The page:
Next came the fun part, down the twisty road on the other side. Using cruise control set at 35, I enjoyed how the Volt limited its own speed producing lots of regen with out a lot of mental/foot games. My wife was pulling out the manual to see if this was allowed behavior, using cruise-control rather than breaks for the whole down hill. After 6 miles of down hill the Volt was showing 17m/4bars when we joined in to I70 (15miles traveled). I put it in cruise control to limit myself to the legal speed and just drove with traffic. The Volt was showing 30m/5bars when we hit Georgetown (27miles traveled). When we reached c470 after 65miles traveled it was still showing 13miles, 3 bars. There were a few bunching with slow downs at Georgetown and idaho springs, where trucks can only do 45mph, but we covered 65 miles in 70min from when we started, including the stop at Loveland for pics, so our average mph was pretty close to the legal limit of 65. We took an hour hike and lunch break at the Dino-lots where 70/c470 meet. When we continued the trip, the Volt showed 15m/3 bars (sitting made it higher??). Then traveled on C470 at 65mph for about 7 miles, exited onto Santa Fe Drive and the last 3-4 miles were at 50mph. Snapped a picture before when we got off the highway (71.4miles) then and wanted my wife to a perfect shot with max range and no gas, but the countdown on miles at the end was very very fast. We went from 1 mile down to 0miles and switched into CS in a few hundred yards. My wife missed the ideal shot waiting for the camera to initialize. We were flowing with traffic I was not going to pull over just for the shot. (My wife already thinks Im a bit crazy about this Volt :-) The remaining 33 miles were on CS mode. For those that care, tires were at 38 when we started (40 after they got hot), lights on, radio on, just fans until we got back on C470 after our break, when we switched to eco @74 as it was 88 outside. Passengers + luggage were about 400lb.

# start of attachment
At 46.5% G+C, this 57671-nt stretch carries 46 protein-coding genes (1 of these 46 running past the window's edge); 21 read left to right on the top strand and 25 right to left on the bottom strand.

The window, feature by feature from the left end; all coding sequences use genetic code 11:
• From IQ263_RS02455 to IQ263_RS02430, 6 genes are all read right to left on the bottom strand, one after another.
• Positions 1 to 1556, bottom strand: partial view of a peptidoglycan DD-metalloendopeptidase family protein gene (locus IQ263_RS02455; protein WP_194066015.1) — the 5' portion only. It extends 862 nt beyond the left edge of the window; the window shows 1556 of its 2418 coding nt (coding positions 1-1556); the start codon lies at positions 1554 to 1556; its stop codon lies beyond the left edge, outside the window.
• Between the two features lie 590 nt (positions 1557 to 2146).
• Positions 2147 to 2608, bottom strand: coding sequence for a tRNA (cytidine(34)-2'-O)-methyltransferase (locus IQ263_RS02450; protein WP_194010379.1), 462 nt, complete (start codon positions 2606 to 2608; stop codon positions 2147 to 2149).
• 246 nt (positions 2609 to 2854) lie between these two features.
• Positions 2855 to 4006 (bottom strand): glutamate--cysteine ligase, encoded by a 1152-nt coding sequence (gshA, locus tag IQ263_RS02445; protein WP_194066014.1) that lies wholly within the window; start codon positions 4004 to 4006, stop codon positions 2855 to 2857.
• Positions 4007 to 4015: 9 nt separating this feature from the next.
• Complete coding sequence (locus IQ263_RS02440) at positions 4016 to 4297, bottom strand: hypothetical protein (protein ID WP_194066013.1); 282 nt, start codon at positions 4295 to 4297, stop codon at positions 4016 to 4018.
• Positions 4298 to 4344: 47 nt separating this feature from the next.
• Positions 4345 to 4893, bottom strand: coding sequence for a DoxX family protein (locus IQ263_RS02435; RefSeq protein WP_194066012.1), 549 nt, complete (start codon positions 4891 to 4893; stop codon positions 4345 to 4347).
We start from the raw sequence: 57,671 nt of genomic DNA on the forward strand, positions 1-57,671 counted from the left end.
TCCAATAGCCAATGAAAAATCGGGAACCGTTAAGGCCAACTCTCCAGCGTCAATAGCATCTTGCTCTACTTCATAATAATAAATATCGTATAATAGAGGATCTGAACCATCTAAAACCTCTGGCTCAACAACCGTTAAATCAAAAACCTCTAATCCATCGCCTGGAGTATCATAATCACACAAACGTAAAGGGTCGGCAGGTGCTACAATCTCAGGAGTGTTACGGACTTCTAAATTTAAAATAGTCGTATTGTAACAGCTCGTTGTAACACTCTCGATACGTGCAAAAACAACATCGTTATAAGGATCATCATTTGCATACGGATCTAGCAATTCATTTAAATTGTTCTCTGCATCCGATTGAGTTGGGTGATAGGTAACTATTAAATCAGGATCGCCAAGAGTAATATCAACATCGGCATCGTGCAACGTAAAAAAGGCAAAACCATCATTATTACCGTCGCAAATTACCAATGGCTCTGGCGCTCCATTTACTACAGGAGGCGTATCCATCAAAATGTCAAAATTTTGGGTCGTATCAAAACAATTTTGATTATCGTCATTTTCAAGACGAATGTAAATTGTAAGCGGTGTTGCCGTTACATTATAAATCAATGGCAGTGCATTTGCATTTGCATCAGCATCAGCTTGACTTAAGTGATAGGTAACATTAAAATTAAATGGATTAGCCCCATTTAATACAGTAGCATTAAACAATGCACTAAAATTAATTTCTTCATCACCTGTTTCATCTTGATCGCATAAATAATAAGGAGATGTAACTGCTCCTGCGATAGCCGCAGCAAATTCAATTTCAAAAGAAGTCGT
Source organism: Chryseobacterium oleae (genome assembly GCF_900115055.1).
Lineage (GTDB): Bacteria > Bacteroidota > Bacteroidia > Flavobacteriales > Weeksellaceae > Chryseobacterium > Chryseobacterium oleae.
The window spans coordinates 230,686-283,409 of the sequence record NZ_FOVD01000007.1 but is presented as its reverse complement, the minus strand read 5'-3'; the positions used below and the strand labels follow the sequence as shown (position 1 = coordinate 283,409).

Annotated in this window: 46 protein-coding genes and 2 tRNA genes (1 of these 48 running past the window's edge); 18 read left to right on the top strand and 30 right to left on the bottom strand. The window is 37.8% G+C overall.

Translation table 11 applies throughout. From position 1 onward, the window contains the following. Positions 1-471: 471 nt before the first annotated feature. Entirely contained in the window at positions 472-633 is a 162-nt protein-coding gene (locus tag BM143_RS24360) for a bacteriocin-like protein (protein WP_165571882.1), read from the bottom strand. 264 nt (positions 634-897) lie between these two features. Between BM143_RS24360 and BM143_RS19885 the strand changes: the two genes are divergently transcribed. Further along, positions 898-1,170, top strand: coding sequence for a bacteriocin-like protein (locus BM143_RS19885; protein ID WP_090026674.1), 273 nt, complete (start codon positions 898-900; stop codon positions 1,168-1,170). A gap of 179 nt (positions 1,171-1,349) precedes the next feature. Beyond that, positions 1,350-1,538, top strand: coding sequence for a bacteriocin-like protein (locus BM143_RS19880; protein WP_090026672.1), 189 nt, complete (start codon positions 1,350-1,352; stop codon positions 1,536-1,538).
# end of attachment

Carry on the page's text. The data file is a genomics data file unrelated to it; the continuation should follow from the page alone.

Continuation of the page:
Overall for the weekend we did 303.2 miles and only burned 3.90 gallons of gas, averaging 77.45mpg in mountain travel while traveling in style, at normal highway speeds and even using A/C. Overall we did 175 CD miles and 127CS miles. CS mode milage was much lower going up, where we used the real mountain mode to keep 65+ mph uphill. Overall CS was 32, as the volt had to work for the uphill sections at both ends of the trip. I charged before we left and twice at the condo so the average CD miles per charge, over the three charges, was 58 miles per charge. (Individual EV legs were 55.6, 45.2 and 75.)